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Le Mans Classic – 10 Things we discovered

Submitted by on July 22, 2014

Le MAns ClassicTen things which took us completely by surprise.

If Le Mans Classic is on your bucket list, I have one word of advice: go. It’s a terrific event. You’ve probably already seen some great shoots of the fabulous cars that competed there this year. That was expected, but there were some things that took me by surprise. Here are 10 of them…

Story by John Young
The sounds of the night
Why wasn’t I told? The sound of race engines in full-cry cuts through the night air like you wouldn’t believe. V8s reverberate. Smaller engines scream and the sounds bounce off the walls. Le Mans Classic is all about the night. Plan to stay up late. Very late.

It pays to be a rock star among drivers
Derek Bell is a legend. He won Le Mans five times, first in a Gulf Mirage, and then in Porsches – the make I think of when I hear his name. So I was a little surprised when I saw a 1930 Blower Bentley with his name on its side. No, he wasn’t racing it this time, but he did at the 2012 event. Star drivers are invited to race star cars as long as they want to.

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It pays to be a rock star. Period.
AC/DC’s Brian Johnson was there (of course). He was not only driving a Porsche 911RSR 3.0, he was driving it well (his co-drivers, by the way, included no less a talent than Jochen Mass). And Johnson pulled off a pretty impressive pass just in front of my grandstand seat on Sunday.

Brian Johnson lemans classic

Back to the sounds of Le Mans
I always thought that the sound of a Cosworth DFV was about as good as it got. Or an Aston at peak revs. Or a 12 cylinder Ferrari. But I was wrong, because I’d never heard a Matra V12. I’d read about them over the years, and the rave reviews are right. It’s probably the best sounding race engine I’ve ever heard.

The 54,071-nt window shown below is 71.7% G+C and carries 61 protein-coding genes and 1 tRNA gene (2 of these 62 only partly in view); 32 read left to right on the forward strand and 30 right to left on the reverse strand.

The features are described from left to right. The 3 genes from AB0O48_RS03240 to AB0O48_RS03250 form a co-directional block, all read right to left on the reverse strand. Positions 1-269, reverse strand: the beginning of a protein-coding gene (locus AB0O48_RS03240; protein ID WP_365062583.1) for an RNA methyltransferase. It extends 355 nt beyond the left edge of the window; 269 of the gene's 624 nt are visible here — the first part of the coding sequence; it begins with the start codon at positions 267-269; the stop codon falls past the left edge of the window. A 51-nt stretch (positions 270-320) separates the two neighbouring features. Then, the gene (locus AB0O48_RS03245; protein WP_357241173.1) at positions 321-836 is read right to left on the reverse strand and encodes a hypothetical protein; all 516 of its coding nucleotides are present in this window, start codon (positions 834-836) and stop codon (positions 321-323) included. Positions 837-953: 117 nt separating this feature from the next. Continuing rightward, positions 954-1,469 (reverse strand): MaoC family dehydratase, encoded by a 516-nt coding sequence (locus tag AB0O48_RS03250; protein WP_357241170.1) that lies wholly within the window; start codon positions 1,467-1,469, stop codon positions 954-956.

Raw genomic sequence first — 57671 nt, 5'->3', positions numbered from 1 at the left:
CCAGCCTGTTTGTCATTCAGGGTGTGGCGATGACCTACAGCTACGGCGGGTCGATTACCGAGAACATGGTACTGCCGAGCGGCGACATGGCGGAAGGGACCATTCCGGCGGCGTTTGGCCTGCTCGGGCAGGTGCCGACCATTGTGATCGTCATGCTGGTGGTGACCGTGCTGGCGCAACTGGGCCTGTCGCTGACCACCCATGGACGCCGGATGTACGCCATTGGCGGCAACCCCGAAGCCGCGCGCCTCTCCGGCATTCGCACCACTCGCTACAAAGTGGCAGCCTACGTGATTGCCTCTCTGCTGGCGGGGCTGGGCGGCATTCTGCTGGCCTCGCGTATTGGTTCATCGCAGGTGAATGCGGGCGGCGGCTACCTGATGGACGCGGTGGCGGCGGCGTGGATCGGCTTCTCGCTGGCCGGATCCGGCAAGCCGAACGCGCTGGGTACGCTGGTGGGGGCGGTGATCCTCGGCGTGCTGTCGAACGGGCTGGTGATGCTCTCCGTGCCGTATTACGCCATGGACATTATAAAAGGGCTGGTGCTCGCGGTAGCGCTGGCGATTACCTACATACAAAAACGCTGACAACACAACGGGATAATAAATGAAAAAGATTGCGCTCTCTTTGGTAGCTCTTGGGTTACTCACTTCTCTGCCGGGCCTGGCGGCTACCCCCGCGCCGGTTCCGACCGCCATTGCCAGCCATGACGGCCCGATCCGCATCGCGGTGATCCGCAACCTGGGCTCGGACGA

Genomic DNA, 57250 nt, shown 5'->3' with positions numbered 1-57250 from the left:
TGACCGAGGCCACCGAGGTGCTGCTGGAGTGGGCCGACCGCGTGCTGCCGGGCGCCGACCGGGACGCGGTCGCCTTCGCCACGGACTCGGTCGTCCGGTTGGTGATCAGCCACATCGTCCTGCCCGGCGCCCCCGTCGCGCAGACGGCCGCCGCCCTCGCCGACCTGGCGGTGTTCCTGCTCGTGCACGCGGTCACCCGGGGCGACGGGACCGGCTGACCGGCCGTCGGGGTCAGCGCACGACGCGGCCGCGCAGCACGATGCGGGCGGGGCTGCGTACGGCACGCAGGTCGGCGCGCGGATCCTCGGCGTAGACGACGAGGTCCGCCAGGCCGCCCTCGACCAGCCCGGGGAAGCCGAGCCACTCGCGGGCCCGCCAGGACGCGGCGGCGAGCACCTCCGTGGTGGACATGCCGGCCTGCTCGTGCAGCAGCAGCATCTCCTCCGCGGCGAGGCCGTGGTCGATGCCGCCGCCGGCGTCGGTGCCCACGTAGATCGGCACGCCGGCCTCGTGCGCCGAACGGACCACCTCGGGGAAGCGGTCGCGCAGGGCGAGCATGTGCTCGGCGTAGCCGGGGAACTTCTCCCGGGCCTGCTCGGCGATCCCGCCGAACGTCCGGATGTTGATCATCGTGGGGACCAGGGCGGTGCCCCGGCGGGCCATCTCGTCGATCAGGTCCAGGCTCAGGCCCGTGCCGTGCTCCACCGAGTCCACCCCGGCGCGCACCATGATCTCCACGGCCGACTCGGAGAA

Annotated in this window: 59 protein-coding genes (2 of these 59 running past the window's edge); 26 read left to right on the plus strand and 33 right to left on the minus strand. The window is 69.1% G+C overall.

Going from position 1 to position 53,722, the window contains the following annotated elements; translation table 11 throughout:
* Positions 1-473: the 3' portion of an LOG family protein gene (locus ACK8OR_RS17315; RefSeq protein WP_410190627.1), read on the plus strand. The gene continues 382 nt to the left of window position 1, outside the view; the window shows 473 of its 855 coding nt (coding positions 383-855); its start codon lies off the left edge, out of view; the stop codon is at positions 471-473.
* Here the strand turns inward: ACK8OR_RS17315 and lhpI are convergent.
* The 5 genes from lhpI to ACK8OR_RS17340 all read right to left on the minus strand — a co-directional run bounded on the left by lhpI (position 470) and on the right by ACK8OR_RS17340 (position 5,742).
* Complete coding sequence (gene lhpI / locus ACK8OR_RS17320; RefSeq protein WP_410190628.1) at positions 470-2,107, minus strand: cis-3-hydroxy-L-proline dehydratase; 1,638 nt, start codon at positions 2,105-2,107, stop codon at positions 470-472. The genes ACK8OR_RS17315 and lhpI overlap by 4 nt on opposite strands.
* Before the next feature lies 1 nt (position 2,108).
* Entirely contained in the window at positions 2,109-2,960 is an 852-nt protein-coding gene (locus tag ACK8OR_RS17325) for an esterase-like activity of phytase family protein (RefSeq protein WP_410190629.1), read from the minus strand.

Has there ever been a pretty Panhard?
Aficionados for French cars will no doubt disagree. But Le Mans Classic – plus visits to two French motor museums – haven’t so much lead to a discovery as confirmed my preconceived beliefs. Panhard’s designers must have inspired the folk at SsangYong.

Panhard

He with the fastest car doesn’t always win
In Plateau (or Grid) 6, for cars from 1972 to 1979, Jean Ragnotti fronted with the race winning Alpine Renault from the ‘78 event. It should have been a shoe-in, but the lightest of touches with another competitor seconds from the start of his last event brought his race to an end. To finish first, you first must finish.

Renault Alpine

I’m still in love
With the Ford GT40. They looked stunning from the day they were unveiled. They soon proved they were more than a pretty face by doing exactly what they were designed for and winning the 24-hour race. Age hasn’t dimmed their beauty. And in Plateau 4 (1962-65) Leo Voyazides proved they still go like the clappers. You should have seen him at about 11.00 on Saturday night. (Well, until the Safety car came into play, anyway).

Ford GT40

Turning up inappropriately dressed is never a good look
Woops. You turn up underdressed or overdressed to a party or a wedding. It doesn’t matter which, it’s not a good look. Or you turn up to Plateau 6, surrounded by Porsches, Lolas, Chevrons and Alpine Renaults in your Dodge Charger or Ford Gran Torino. Yes, they really were there… but to my surprise, they were far from disgraced in the event. We all know what stops when the flag drops…

 

Jaguar versus Mercedes
After Plateau 2 (1949-56) qualifying, I strolled through the paddock. Parked side-by-side were seven Jaguars, C-Types and D-Types. Every one of them was being worked on frantically. Nearby stood a matt silver Mercedes 300SL, one of three entered. Nobody was lifting a spanner to it. But when the flag dropped, the C-Types had the last laugh, winning all three events.

SLR Mercedes

If you’re not into pre-war stuff, keep an open mind
They race priceless old cars, without any form of rollover protection, and they race them hard. The superiority of the Talbot 105s had to be seen to be believed. Brave men and surprisingly rapid racing motor cars.

Le Mans 2014

There’s one more thing I discovered. While 110,000 people attended the Le Mans Classic over the weekend, Le Mans is big enough to handle the numbers. It’s certainly something to consider when planning which events to attend.

Words: John Young

Images: Jayson Fong

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